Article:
Etymology of Bioethics

It is a neologism given in 1970 by American biochemist Van Rensselaer Potter II (1911-2001), in his work Bioethics: The Science of Survival, built by bio-, in reference to the Greek bios, to refer to ‘life’, and ética, seen in the Latin ethĭca (feminine of ethĭcus) from the Greek ēthikḗ (feminine form of ēthikós). However, in 1926 the form Bio-Ethik was used by the German theologian Fritz Jahr (1895-1953), in his publication Wissenschaft vom Leben und Sittenlehre (which translates into Life and Moral Sciences), posing a perspective of reflection and questioning contrasting to that of Van Rensselaer, who leaned towards a position in which scientific interest and an element of need predominated.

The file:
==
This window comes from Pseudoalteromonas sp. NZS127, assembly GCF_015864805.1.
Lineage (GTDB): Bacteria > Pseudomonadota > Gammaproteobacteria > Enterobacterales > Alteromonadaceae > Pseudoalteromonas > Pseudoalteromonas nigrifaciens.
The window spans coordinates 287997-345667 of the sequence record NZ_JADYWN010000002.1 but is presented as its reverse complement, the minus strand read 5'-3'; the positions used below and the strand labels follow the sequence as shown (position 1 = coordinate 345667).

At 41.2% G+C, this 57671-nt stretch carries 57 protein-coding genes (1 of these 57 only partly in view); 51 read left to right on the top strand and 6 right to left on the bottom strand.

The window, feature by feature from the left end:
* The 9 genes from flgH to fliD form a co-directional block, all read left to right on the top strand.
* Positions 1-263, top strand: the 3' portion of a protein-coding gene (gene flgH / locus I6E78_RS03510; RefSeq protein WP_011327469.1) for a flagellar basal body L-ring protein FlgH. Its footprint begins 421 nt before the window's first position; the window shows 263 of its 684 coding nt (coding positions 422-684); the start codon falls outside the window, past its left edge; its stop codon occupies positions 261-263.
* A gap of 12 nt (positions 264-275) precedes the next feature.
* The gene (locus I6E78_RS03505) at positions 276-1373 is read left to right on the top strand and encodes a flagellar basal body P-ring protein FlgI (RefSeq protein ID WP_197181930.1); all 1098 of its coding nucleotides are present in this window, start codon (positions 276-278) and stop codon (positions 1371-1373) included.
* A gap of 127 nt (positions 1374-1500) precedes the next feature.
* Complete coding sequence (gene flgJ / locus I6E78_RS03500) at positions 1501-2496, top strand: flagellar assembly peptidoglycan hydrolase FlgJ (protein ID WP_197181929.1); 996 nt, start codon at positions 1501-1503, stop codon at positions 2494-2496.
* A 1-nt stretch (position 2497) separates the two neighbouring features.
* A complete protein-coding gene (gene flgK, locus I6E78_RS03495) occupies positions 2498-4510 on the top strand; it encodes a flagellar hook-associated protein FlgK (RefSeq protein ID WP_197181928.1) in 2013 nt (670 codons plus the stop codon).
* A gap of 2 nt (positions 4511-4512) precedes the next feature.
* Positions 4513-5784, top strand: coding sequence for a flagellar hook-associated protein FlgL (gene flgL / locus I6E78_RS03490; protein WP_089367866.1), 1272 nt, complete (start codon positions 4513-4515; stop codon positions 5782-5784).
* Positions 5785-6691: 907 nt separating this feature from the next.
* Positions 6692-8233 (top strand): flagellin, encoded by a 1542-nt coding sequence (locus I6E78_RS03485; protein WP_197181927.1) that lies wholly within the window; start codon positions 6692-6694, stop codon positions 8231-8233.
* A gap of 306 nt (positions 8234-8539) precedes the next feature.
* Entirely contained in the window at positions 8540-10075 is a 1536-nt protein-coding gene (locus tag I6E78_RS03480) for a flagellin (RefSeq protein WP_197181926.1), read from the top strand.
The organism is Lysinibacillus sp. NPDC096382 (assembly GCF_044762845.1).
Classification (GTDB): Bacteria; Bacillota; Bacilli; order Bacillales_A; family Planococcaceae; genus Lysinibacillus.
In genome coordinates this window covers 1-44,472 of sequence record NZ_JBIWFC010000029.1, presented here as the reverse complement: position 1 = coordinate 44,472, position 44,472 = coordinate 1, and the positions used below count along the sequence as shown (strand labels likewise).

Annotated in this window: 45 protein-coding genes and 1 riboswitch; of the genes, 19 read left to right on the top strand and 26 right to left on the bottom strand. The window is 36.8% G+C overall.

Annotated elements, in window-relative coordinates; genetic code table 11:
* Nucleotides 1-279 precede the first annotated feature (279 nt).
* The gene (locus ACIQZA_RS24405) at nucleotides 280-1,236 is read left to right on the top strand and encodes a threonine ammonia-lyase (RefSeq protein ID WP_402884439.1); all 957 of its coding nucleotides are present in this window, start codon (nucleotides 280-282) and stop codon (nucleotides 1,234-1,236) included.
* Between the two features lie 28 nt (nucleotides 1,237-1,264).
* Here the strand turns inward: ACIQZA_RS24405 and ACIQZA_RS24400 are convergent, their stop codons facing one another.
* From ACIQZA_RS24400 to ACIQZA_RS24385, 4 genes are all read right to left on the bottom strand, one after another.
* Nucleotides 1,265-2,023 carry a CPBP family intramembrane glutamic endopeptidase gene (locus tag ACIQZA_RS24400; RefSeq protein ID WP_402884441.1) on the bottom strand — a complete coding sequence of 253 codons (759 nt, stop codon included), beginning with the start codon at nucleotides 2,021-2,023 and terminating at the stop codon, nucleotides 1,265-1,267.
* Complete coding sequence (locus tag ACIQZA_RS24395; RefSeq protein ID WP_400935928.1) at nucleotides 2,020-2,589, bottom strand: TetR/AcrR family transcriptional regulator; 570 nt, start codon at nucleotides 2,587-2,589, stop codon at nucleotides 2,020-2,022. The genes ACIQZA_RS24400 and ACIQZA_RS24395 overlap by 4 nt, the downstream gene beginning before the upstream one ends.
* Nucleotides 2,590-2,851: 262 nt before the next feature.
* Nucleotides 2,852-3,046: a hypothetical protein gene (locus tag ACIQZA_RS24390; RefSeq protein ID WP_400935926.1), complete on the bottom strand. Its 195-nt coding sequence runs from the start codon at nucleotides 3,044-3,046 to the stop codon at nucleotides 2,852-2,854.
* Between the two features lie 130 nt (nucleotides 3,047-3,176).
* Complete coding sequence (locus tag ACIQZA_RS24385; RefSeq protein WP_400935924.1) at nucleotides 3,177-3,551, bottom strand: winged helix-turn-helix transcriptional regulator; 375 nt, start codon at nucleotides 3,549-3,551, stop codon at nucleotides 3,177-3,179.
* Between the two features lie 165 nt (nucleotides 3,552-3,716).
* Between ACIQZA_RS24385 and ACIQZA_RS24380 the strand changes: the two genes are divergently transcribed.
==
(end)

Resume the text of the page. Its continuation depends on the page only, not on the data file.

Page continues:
Bioethics is a point of balance between research and advances at the biological level and the socio-cultural canons of the time. It addresses morally and ethically sensitive issues that tend to confront society, dividing it into two antagonistic positions, deepening in the religious and scientific fields.

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